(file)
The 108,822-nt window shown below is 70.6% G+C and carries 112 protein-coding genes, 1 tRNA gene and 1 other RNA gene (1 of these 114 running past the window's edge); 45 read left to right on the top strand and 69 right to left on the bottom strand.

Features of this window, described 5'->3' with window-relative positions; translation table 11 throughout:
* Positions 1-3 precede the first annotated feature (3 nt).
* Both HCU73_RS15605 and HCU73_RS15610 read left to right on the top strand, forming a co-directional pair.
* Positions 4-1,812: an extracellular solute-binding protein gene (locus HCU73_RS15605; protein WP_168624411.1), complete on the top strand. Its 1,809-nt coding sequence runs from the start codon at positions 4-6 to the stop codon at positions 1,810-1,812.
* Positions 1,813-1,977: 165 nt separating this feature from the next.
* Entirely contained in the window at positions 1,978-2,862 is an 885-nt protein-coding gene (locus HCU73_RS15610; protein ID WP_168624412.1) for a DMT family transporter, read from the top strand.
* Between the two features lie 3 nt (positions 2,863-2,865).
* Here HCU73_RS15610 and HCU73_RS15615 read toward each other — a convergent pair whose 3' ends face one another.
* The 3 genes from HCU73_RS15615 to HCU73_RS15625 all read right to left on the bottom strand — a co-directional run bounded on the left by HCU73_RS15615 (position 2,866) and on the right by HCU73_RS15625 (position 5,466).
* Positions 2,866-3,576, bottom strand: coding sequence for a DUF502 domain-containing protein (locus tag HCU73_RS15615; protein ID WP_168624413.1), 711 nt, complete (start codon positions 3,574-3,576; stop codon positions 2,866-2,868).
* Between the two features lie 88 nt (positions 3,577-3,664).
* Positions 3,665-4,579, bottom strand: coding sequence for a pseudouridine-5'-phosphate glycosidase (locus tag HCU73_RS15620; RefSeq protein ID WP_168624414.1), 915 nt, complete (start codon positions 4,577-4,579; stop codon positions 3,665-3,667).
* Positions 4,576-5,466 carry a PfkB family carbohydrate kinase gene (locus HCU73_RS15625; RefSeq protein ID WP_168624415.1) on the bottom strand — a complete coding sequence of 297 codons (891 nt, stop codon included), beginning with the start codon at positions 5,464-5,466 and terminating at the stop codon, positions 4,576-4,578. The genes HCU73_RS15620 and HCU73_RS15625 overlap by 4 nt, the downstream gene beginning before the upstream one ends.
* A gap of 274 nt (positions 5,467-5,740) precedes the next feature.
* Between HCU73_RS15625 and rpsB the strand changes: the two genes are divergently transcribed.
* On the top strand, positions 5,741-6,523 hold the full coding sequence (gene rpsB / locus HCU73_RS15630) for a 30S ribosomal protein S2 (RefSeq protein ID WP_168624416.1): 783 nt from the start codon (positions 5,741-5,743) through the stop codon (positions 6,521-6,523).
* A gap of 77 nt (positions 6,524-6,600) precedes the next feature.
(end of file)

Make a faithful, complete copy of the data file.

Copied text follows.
The 108,822-nt window shown below is 70.6% G+C and carries 112 protein-coding genes, 1 tRNA gene and 1 other RNA gene (1 of these 114 running past the window's edge); 45 read left to right on the top strand and 69 right to left on the bottom strand.

Features of this window, described 5'->3' with window-relative positions; translation table 11 throughout:
* Positions 1-3 precede the first annotated feature (3 nt).
* Both HCU73_RS15605 and HCU73_RS15610 read left to right on the top strand, forming a co-directional pair.
* Positions 4-1,812: an extracellular solute-binding protein gene (locus HCU73_RS15605; protein WP_168624411.1), complete on the top strand. Its 1,809-nt coding sequence runs from the start codon at positions 4-6 to the stop codon at positions 1,810-1,812.
* Positions 1,813-1,977: 165 nt separating this feature from the next.
* Entirely contained in the window at positions 1,978-2,862 is an 885-nt protein-coding gene (locus HCU73_RS15610; protein ID WP_168624412.1) for a DMT family transporter, read from the top strand.
* Between the two features lie 3 nt (positions 2,863-2,865).
* Here HCU73_RS15610 and HCU73_RS15615 read toward each other — a convergent pair whose 3' ends face one another.
* The 3 genes from HCU73_RS15615 to HCU73_RS15625 all read right to left on the bottom strand — a co-directional run bounded on the left by HCU73_RS15615 (position 2,866) and on the right by HCU73_RS15625 (position 5,466).
* Positions 2,866-3,576, bottom strand: coding sequence for a DUF502 domain-containing protein (locus tag HCU73_RS15615; protein ID WP_168624413.1), 711 nt, complete (start codon positions 3,574-3,576; stop codon positions 2,866-2,868).
* Between the two features lie 88 nt (positions 3,577-3,664).
* Positions 3,665-4,579, bottom strand: coding sequence for a pseudouridine-5'-phosphate glycosidase (locus tag HCU73_RS15620; RefSeq protein ID WP_168624414.1), 915 nt, complete (start codon positions 4,577-4,579; stop codon positions 3,665-3,667).
* Positions 4,576-5,466 carry a PfkB family carbohydrate kinase gene (locus HCU73_RS15625; RefSeq protein ID WP_168624415.1) on the bottom strand — a complete coding sequence of 297 codons (891 nt, stop codon included), beginning with the start codon at positions 5,464-5,466 and terminating at the stop codon, positions 4,576-4,578. The genes HCU73_RS15620 and HCU73_RS15625 overlap by 4 nt, the downstream gene beginning before the upstream one ends.
* A gap of 274 nt (positions 5,467-5,740) precedes the next feature.
* Between HCU73_RS15625 and rpsB the strand changes: the two genes are divergently transcribed.
* On the top strand, positions 5,741-6,523 hold the full coding sequence (gene rpsB / locus HCU73_RS15630) for a 30S ribosomal protein S2 (RefSeq protein ID WP_168624416.1): 783 nt from the start codon (positions 5,741-5,743) through the stop codon (positions 6,521-6,523).
* A gap of 77 nt (positions 6,524-6,600) precedes the next feature.